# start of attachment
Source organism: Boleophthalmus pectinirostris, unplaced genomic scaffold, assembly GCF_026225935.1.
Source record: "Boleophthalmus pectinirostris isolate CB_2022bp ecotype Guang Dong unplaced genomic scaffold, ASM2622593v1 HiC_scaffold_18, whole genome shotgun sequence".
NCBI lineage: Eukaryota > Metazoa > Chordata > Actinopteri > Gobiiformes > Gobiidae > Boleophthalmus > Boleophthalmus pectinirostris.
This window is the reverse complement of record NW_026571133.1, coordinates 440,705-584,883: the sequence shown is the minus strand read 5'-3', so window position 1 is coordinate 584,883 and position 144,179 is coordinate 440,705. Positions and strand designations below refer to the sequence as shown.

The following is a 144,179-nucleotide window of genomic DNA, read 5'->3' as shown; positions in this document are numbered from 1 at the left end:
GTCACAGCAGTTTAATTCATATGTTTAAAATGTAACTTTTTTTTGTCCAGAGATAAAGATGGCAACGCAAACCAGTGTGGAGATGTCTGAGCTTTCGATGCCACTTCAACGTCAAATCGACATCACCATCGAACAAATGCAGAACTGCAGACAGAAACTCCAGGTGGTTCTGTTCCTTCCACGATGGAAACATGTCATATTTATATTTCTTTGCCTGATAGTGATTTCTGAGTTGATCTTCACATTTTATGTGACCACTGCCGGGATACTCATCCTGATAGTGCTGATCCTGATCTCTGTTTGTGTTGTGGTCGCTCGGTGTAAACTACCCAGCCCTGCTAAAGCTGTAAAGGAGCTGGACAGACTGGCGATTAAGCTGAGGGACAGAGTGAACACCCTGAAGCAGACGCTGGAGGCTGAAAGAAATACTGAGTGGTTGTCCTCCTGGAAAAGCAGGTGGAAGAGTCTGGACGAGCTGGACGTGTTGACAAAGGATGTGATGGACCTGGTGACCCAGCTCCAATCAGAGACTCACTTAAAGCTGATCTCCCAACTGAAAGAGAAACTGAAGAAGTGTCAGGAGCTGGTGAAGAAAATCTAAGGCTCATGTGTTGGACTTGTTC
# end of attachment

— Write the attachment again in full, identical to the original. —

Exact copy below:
Source organism: Boleophthalmus pectinirostris, unplaced genomic scaffold, assembly GCF_026225935.1.
Source record: "Boleophthalmus pectinirostris isolate CB_2022bp ecotype Guang Dong unplaced genomic scaffold, ASM2622593v1 HiC_scaffold_18, whole genome shotgun sequence".
NCBI lineage: Eukaryota > Metazoa > Chordata > Actinopteri > Gobiiformes > Gobiidae > Boleophthalmus > Boleophthalmus pectinirostris.
This window is the reverse complement of record NW_026571133.1, coordinates 440,705-584,883: the sequence shown is the minus strand read 5'-3', so window position 1 is coordinate 584,883 and position 144,179 is coordinate 440,705. Positions and strand designations below refer to the sequence as shown.

The following is a 144,179-nucleotide window of genomic DNA, read 5'->3' as shown; positions in this document are numbered from 1 at the left end:
GTCACAGCAGTTTAATTCATATGTTTAAAATGTAACTTTTTTTTGTCCAGAGATAAAGATGGCAACGCAAACCAGTGTGGAGATGTCTGAGCTTTCGATGCCACTTCAACGTCAAATCGACATCACCATCGAACAAATGCAGAACTGCAGACAGAAACTCCAGGTGGTTCTGTTCCTTCCACGATGGAAACATGTCATATTTATATTTCTTTGCCTGATAGTGATTTCTGAGTTGATCTTCACATTTTATGTGACCACTGCCGGGATACTCATCCTGATAGTGCTGATCCTGATCTCTGTTTGTGTTGTGGTCGCTCGGTGTAAACTACCCAGCCCTGCTAAAGCTGTAAAGGAGCTGGACAGACTGGCGATTAAGCTGAGGGACAGAGTGAACACCCTGAAGCAGACGCTGGAGGCTGAAAGAAATACTGAGTGGTTGTCCTCCTGGAAAAGCAGGTGGAAGAGTCTGGACGAGCTGGACGTGTTGACAAAGGATGTGATGGACCTGGTGACCCAGCTCCAATCAGAGACTCACTTAAAGCTGATCTCCCAACTGAAAGAGAAACTGAAGAAGTGTCAGGAGCTGGTGAAGAAAATCTAAGGCTCATGTGTTGGACTTGTTC